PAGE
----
In 1932, many young Democrats were elected to Congress with the spirit of change in their minds. One was Marion Zioncheck (1901-1936), a brilliant and charismatic young attorney who was the first Democrat to win the Seattle-based 1st district of Washington, defeating decisively the district’s former Congressman, John F. Miller. A spirited radical, he was a workhorse and his constituents were appreciative: he improved his share of the vote in 1934. Zioncheck played a leading role in the Washington Commonwealth Federation, a socialist pressure group within the Democratic Party that would eventually become communist-dominated. He was an enthusiastic backer of the New Deal but occasionally disagreed with the Roosevelt Administration: in 1935 he voted against extending the National Industrial Recovery Act likely on the grounds that it created cartels given his views. However, in his second term the positive perception of him among his constituency would change.
In that early morning of New Year’s Day 1936 his neighbors complained to the police about the noise of the party at Zioncheck’s home and they found him drunk making calls with the apartment building’s switchboard. He was not the same after that party and became “a maniac – what the newspapers of the day called a clown, a playboy, a “bad boy” – and a figure of scorn, hilarity and eventually pity” (Conroy). His behavior was bizarre in and out of the House.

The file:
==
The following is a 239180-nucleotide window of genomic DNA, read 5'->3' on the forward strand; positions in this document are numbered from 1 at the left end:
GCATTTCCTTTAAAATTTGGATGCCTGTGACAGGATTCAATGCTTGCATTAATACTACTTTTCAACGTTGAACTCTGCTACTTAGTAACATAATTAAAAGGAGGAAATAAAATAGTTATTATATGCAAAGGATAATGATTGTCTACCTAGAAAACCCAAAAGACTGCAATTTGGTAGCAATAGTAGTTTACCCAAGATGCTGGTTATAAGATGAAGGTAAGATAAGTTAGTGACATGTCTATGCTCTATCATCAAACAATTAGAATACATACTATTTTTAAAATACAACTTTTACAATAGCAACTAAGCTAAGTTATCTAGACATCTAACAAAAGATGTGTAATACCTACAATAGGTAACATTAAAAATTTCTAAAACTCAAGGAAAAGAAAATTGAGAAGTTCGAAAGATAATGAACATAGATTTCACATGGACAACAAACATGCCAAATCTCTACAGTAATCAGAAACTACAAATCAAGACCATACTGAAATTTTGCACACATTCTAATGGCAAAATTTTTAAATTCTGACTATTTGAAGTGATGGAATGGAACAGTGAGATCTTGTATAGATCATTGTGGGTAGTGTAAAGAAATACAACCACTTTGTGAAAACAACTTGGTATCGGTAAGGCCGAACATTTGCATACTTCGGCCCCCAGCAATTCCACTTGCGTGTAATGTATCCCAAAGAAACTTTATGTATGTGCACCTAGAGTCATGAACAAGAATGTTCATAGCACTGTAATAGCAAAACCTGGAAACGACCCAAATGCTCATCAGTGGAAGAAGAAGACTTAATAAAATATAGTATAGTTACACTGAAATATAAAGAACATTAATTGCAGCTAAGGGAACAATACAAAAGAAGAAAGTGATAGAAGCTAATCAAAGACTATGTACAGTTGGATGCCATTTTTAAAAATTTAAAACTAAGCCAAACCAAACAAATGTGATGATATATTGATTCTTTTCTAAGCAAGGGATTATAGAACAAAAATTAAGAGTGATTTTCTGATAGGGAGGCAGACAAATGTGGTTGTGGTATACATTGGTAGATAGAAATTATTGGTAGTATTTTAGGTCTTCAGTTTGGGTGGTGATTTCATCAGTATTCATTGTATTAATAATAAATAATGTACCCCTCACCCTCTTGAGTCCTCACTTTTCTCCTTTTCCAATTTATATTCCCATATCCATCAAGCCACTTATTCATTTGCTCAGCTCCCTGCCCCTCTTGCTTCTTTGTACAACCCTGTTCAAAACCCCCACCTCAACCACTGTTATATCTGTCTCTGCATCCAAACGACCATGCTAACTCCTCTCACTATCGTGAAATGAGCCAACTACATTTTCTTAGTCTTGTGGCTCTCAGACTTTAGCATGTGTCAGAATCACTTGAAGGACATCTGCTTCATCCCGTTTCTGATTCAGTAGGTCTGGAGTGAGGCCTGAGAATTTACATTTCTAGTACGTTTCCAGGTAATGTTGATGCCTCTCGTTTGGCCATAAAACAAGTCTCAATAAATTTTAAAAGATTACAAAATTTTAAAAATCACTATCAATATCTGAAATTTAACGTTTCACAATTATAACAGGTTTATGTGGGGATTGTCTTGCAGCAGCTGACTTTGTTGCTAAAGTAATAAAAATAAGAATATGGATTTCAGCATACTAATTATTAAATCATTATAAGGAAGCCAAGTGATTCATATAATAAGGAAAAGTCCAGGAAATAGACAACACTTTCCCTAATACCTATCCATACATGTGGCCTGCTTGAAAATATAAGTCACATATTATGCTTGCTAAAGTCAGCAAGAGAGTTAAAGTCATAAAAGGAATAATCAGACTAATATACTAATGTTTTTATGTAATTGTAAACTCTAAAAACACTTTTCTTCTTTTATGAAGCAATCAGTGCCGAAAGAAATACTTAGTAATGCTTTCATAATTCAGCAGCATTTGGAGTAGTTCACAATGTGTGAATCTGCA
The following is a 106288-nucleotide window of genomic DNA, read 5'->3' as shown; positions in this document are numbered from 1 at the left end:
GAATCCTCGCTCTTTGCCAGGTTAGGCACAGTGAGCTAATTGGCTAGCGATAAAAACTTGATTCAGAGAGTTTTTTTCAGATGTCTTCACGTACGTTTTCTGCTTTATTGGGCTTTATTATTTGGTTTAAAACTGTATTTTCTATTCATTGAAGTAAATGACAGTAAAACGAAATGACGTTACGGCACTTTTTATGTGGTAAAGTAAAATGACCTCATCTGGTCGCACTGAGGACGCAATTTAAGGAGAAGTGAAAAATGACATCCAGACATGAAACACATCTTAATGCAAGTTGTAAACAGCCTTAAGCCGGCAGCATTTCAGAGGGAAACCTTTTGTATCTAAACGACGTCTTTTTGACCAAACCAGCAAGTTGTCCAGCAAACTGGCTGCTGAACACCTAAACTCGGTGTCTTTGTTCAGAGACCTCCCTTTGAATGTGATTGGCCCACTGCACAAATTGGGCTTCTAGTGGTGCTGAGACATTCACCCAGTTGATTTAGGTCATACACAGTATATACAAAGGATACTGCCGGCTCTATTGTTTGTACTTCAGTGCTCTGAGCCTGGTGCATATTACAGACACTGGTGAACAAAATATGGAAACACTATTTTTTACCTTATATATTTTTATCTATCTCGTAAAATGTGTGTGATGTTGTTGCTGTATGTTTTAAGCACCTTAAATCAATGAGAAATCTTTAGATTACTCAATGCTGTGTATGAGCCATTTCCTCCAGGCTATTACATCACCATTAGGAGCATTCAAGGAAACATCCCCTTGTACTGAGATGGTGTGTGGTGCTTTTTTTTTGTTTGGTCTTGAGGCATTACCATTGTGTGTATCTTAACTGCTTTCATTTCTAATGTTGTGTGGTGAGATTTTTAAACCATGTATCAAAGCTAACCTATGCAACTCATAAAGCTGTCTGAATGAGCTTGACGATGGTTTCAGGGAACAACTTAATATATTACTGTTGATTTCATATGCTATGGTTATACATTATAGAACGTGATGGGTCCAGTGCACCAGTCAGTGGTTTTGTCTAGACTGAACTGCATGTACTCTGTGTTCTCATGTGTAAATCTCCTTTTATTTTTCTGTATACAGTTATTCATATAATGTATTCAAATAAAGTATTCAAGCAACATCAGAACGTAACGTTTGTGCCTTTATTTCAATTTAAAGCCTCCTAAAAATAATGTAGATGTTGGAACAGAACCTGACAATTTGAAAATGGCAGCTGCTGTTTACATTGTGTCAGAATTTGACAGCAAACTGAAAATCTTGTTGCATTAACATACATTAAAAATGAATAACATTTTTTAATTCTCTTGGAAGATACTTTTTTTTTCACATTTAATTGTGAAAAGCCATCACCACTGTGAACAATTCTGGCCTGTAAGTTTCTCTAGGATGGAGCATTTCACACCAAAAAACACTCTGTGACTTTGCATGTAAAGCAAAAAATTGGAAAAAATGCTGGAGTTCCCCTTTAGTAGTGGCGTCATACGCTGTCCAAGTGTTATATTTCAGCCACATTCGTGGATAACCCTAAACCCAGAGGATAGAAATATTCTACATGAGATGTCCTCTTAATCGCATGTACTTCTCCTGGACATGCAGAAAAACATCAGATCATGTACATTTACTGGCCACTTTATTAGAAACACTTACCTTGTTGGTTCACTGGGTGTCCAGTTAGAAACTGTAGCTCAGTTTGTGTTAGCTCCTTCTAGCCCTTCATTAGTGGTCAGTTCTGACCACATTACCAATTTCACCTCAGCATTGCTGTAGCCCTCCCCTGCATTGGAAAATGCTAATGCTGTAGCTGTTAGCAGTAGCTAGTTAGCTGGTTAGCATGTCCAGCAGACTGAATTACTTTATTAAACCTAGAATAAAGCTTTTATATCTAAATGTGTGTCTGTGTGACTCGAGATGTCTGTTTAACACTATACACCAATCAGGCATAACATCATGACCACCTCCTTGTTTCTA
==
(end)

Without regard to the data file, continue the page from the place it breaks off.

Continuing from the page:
While speaking before Congress, Zioncheck denounced James A. Farley, the Postmaster General of the United States, who oversaw the distribution of Democratic Party patronage, as incompetent and stupid. The Supreme Court was for him a collection of “old fossils” or “corporation lawyers” (Hill).
In May, Zioncheck married a 21-year old woman after knowing her for a week. When the couple went to Puerto Rico for their honeymoon, he caused trouble. Zioncheck, who had become notorious for getting speeding tickets, was involved in two car crashes. He was also the cause of an incident that led to a riot in which he was pelted with rocks by students and it had to be put down by the national guard. Zioncheck’s outlandish behavior also caused an irate man to challenge him to a duel. He was urged to leave for the Virgin Islands in which he lapped soup from his bowl like a dog, crafted a concoction of hair tonic and rum, and was involved in yet another crash…the cause was him biting his driver’s neck.
After returning from their honeymoon, Zioncheck continued to cause trouble: he threw a glass at a man in a Harlem nightclub and the next morning he served drinks to reporters at his apartment. He would later in the day remove his shoes and frolic in the Rockefeller Center’s fountain. He and his new wife, Rubye, had also done so in Washington D.C. On his return to Washington, Zioncheck got into a dispute with his elderly landlady over the awful state of his apartment which resulted in him dragging her out of her apartment and tossing her onto the street, resulting in her going to the hospital for a hip injury. He remained at his apartment, unperturbed, and speculated that his landlady was probably a communist.